Referring now to the drawings and more particularly to FIG. 1, there is shown a first embodiment of the invention in which the capacitive cable adapter is implemented with two BNC type connectors. In FIG. 1, the capacitive cable adapter 23 includes two female BNC connectors (25, 26) which are aligned and coupled back-to-back with an internal continuity of the core lead 13. The shield 15 over the two connectors' bodies is interrupted approximately at mid length from the adapter ends thereby forming a gap 21. Surface mounted technology (SMT) capacitors 17 are soldered over the gap 21, one pin of the two pins of each capacitor being soldered on the shield of one of the two connectors, the other pin being soldered on the shield of the other connector. For coaxial type connectors, the number of SMT capacitors used is preferably four and at minimum two. For a larger connector type, the inventors consider that a good compromise would be to have one capacitor per curvilinear centimeter but at minimum, one per two centimeters is required to achieve a satisfactory result. As for the capacitive value of the SMT capacitors, tests have shown that suitable values range from 10 nF to 100 nF in the 0603 or 0805 category sizes. In the embodiment of FIG. 1, there are four SMT capacitors (two are hidden), each having a capacitive value of 100 nanoFarads (nF)/500 Volts (V).
The female-female cable adapter of FIG. 1 is intended for connecting a male BNC type connector at each of its ends. For example, in the case when the interconnected electrical devices are interconnected using a BNC shielded coaxial cable which typically comprises one male BNC connector at both ends, the adapter of FIG. 1 is used as described below in connection with FIG. 2. Referring to FIG. 2, the BNC cable 31 is unplugged from the connector 39 on one of the two electrical devices 43 and the shielded capacitive adapter 23 is plugged at one of its ends 25 to the unplugged BNC cable connector 35. Then a second BNC coaxial cable 51 is inserted (plugged) between the connector 26 at the other end of the adapter and the unplugged connector 39 on the electrical device 43.
Alternatively, the capacitive cable adapter of the invention comprises a pair of male-female BNC connectors. As shown in FIG. 3, a male-female capacitive cable adapter 23' according to the invention comprises a male BNC connector 25' coupled to a female BNC connector 26', the shield of which are linked via at least two SMT capacitors 27. Shielded BNC cable 31 was previously connecting electrical devices 41 and 43 through mating, at one end, female BNC connector 37 on device 41 with male connector 33 on cable 31, and at the other end, female BNC connector 39 on device 43 with male connector 35 on cable 31. Male-female adapter 23' of the invention is interposed between connector 37 of electrical device 41 and connector 33 of BNC cable 31.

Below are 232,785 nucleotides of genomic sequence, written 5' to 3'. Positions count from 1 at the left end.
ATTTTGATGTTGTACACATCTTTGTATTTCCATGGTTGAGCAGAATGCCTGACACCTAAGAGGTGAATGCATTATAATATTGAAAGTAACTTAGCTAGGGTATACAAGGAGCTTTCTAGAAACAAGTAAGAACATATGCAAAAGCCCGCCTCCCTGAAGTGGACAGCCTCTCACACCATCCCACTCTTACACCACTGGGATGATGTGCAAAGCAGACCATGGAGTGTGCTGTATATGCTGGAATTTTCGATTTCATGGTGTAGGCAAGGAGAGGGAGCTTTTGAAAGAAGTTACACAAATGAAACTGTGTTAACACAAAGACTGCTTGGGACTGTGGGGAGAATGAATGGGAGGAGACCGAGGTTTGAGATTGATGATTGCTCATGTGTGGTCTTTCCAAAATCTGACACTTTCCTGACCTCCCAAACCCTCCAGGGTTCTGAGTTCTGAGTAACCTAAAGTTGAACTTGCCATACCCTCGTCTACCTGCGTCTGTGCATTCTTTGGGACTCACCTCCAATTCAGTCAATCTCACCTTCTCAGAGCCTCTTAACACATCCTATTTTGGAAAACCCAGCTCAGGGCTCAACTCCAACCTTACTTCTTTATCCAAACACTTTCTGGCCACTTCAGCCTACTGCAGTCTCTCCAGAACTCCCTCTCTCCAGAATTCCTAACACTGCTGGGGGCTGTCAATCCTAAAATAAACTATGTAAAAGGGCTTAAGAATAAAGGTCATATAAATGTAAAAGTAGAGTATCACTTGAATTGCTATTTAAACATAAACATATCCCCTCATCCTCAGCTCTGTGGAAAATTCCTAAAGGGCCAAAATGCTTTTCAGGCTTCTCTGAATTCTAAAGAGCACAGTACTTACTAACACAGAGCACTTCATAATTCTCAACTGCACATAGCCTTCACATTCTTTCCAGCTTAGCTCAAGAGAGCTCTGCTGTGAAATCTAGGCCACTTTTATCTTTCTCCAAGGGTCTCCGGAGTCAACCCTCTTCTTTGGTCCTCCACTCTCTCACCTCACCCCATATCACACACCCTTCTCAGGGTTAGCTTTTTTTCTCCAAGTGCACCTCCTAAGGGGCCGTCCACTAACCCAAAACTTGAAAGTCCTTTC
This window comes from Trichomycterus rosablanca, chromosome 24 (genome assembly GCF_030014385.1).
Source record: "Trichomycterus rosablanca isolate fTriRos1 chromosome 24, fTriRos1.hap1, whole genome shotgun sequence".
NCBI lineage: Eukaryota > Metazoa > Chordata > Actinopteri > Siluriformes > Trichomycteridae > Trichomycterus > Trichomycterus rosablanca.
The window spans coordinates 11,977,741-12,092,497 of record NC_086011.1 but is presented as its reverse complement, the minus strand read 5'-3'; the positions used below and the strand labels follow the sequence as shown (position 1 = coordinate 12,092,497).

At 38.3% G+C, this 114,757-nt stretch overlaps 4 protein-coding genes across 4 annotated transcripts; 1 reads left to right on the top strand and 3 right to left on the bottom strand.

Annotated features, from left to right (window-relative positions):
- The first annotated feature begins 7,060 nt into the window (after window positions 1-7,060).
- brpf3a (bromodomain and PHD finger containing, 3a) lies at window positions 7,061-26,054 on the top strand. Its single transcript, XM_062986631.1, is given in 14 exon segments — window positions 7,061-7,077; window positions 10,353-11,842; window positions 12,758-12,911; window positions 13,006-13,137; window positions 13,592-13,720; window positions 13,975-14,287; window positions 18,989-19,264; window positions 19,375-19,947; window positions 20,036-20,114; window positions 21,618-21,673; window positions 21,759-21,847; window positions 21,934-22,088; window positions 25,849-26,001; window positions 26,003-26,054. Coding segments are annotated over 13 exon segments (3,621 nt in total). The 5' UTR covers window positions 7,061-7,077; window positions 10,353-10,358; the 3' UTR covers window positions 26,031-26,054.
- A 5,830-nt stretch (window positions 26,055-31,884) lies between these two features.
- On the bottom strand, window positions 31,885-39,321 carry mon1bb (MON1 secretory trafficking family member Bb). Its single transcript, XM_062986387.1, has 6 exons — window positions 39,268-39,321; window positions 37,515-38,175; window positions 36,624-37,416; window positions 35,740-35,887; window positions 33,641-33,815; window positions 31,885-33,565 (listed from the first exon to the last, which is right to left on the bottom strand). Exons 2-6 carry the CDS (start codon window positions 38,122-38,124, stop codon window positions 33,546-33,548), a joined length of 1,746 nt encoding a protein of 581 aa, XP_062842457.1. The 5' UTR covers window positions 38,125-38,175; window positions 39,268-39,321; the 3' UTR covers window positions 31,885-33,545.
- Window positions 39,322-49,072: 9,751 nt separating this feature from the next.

While the shielded capacitive adapter of the invention is implemented with BNC type connectors in the preferred embodiment, the scope of the invention is not limited to this type of connectors as it is obvious for a skilled person in the art that the invention can be practiced with any type of shielded connectors. For example as shown in FIG. 4, DB type connectors may be used. Referring to FIG. 4, there is shown a shielded capacitive adapter according to the invention implemented with two female DB type connectors 51 assembled back-to-back with their shield connected via SMT capacitors 53 and with internal one-to-one electrical connection between output sockets 55.
Preferential performances are obtained by inserting the capacitive cable adapter of the invention between the two to-be-connected electrical devices either as described in FIG. 2 or as described in FIG. 3, and electrical continuity over the cable (31) shield between the local ground potentials is removed at low frequencies, i.e. industrial frequencies, thereby complying with safety requirements. At high frequencies (above 1 MHz) the electrical continuity over the cable is restored and the overall shielding effect of the connecting cable shield is substantially preserved, thereby ensuring efficient RFI prevention. The inventors have carried out some experiments that illustrate the efficiency of the capacitive cable adapter (hereinafter now referred to as CCA) of the invention with regard to RFI prevention. Several tests were performed using a tracking generator and a BNC cable in order to test the shield of the cable when the CCA is operative.